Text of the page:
In conclusion, this paper demonstrates that activated neutrophils trigger increased epithelial pIgR/SC expression through redox- and p38 MAPK-dependent mechanisms. It also highlights a novel mucosal function for TGF-β, upregulating not only IgA synthesis but also its receptor-mediated transepithelial transport, and further suggests that the redox balance plays an important role in modulating epithelial responses to neutrophils. Thus, this paper provides a molecular basis for the dual effect of neutrophils on mucosal/secretory immunity which consists of on the one hand on proteolytic cleavage of pIgR/SC (and IgA) by elastase and proteinase-3 , and on the other hand on TGF-β-mediated activation of pIgR/SC synthesis via oxidant- and p38-dependent pathways. These findings are relevant to airway cell biology and neutrophilic airway diseases, suggesting that imbalance between the two identified opposite regulatory mechanisms of pIgR/SC may lead to downregulation of secretory IgA immunity, as observed in smokers who developed severe COPD . The cellular and molecular determinants of this (im)balance and fine tuning of pIgR expression will be further investigated in primary cultures of airway epithelial cells from COPD patients.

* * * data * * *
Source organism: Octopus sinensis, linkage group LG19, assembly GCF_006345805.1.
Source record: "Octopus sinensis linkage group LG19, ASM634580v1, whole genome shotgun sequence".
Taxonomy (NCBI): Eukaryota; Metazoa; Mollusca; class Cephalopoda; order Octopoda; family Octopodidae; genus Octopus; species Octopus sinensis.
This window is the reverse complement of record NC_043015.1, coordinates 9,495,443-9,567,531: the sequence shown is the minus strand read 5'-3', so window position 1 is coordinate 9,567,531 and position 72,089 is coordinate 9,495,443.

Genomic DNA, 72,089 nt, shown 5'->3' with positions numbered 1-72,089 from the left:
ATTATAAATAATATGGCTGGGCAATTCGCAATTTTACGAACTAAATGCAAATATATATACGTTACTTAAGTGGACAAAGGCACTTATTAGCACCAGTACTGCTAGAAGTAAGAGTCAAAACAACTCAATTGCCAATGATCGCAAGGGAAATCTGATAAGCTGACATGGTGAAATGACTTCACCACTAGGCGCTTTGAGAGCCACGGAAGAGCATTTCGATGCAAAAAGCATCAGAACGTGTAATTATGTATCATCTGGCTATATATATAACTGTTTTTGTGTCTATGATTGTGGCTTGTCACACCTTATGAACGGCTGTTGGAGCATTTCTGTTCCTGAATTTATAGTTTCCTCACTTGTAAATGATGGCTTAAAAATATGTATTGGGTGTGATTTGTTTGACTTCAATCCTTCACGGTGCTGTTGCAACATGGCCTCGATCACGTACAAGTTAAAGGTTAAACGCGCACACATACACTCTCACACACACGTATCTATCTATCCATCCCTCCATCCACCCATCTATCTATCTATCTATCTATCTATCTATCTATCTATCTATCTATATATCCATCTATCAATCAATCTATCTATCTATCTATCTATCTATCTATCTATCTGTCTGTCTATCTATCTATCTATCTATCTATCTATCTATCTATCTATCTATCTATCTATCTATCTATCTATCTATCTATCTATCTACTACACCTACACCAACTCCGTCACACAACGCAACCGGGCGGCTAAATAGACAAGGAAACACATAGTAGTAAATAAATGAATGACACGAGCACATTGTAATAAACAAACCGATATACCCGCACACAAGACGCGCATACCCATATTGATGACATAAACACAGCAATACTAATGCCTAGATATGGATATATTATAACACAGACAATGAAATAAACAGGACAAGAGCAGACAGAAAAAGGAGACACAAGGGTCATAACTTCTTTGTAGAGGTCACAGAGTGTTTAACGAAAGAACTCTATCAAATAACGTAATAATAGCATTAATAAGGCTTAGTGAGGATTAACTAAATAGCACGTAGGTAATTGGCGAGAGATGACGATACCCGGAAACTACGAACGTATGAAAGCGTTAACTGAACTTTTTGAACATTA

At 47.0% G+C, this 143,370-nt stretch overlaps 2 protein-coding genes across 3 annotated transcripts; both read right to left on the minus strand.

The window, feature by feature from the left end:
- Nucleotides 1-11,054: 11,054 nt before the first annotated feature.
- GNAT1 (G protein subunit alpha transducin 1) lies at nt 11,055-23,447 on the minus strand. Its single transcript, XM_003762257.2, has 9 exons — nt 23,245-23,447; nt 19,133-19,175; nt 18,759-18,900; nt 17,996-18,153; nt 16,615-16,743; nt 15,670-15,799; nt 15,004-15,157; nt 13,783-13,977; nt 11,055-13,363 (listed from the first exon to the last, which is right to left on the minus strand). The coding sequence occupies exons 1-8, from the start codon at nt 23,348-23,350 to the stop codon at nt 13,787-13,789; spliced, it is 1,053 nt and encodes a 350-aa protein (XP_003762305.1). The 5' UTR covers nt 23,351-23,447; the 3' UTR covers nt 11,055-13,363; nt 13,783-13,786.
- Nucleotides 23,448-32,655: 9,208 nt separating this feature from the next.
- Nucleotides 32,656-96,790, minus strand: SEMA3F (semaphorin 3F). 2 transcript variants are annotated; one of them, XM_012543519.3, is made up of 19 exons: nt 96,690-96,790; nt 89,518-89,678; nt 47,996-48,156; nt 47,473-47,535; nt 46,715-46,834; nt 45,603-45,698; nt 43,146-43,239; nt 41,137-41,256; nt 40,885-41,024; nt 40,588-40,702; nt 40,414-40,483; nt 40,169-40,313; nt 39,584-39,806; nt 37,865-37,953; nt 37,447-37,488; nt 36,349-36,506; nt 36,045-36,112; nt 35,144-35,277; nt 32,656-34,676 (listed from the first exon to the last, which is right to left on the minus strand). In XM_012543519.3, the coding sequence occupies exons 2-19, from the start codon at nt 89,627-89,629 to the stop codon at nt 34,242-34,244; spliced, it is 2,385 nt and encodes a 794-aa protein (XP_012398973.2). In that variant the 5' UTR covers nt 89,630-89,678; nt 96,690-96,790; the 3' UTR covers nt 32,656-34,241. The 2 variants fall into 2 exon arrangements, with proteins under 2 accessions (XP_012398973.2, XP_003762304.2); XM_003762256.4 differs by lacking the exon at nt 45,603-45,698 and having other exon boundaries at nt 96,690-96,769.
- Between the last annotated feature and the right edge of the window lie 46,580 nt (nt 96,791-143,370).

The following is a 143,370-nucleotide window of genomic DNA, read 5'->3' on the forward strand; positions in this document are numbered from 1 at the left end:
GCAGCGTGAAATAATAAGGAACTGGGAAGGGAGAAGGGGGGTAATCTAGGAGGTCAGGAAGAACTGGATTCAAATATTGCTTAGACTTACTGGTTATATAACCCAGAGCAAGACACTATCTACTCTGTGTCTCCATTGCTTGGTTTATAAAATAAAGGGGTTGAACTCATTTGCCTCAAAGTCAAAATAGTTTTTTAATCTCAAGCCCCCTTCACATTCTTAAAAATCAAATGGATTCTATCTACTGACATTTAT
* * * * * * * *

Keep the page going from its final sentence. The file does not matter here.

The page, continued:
This paper was part of a grant from the Fonds National de la Recherche Scientifique (FNRS Belgium, grant F.R.S.M. 3.4582.08). C. Ratajczak is a recipient of a Grant from the Fonds Spéciaux de la Recherche (FSR 2008), Université catholique de Louvain (UCL) and C. Pilette is a recipient of a clinicien-chercheur fellowship from the FNRS.